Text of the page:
1. How do you think technology and the Internet are shaping job sectors? Are new fields emerging?

There are so many job titles involving technology that didn’t exist just a few years ago.  One field I find particularly interesting is “social media,” but there are so many others.  Lots of other jobs are changing because they now require more technical skills than in the past.  A little bit of training in computer programming can now help someone in almost any field. 

While millennials have grown to know that the most lucrative fields are in engineering and computer science technology, Tara says that this is not a complete picture. Instead, these skills can be incorporated into any number of different career paths. Sinclair said that a wide variety of fields now require training in engineering or computer science-oriented skills. Instead of being limited to a small number of career paths, STEM skills are now used in every sector. These can encompass major programming software and a variety of computer coding languages.

Aside from technical fields, Tara sees the largest growth happening in healthcare industries – although she finds it disconcerting that millennials are not headed in this direction. The baby boomer generation is aging, and education levels from associates to doctorates are needed to fill this gap in care.

College degrees are more important now than in any other time period, and unemployment rates for graduates are almost three points below national averages. Unemployment rates, however, do not represent the full spectrum of employment. More telling, instead, are employment to population ratios – which paint a picture in which college graduates are not seeking employment.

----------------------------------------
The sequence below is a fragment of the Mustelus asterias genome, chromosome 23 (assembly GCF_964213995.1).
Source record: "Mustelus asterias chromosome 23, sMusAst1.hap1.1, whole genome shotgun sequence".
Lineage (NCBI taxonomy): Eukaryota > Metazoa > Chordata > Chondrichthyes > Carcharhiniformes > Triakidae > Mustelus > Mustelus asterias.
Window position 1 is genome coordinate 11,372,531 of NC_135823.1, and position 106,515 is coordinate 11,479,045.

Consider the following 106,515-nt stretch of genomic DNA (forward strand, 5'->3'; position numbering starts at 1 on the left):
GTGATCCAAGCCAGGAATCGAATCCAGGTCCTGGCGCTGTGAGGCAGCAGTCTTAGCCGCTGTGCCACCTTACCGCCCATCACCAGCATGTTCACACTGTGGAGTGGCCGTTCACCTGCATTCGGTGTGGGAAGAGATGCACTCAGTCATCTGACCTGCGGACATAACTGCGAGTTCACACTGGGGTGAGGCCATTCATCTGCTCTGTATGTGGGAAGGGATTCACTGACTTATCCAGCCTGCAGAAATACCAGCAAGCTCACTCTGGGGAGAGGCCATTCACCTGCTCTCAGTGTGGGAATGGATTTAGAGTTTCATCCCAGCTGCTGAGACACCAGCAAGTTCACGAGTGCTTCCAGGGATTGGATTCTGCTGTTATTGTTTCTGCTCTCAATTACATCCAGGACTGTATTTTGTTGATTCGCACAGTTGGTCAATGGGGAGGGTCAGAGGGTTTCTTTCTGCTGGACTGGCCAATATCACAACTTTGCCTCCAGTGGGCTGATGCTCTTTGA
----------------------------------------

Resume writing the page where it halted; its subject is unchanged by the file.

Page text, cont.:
Tara explained that we can see this mystery population in every corner of life. College graduates who actively seek employment can find it, but there are large numbers of these individuals who drop off the radar. Additionally, many adults lost their jobs after the 2008 recession and never returned to the job market – or the search.

Who are they? What do they look like? Economists will be spending the coming years trying to find the answers.

Written by IIEP Staff Member, Alexa Smith-Rommel

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The Institute for International Economic Policy (IIEP), which is located within the Elliott School of International Affairs, serves as a catalyst for high quality, multi-disciplinary, and non-partisan research on policy issues surrounding economic globalization. The Institute research program helps develop effective policy options and academic analysis in a time of growing controversies about international economic integration in many countries around the world. The institute's work also encompasses policy responses for those who face continued poverty and financial crises despite worldwide economic growth. Affiliated faculty have appointments in the departments of economics, history, and political science as well as the law and business schools.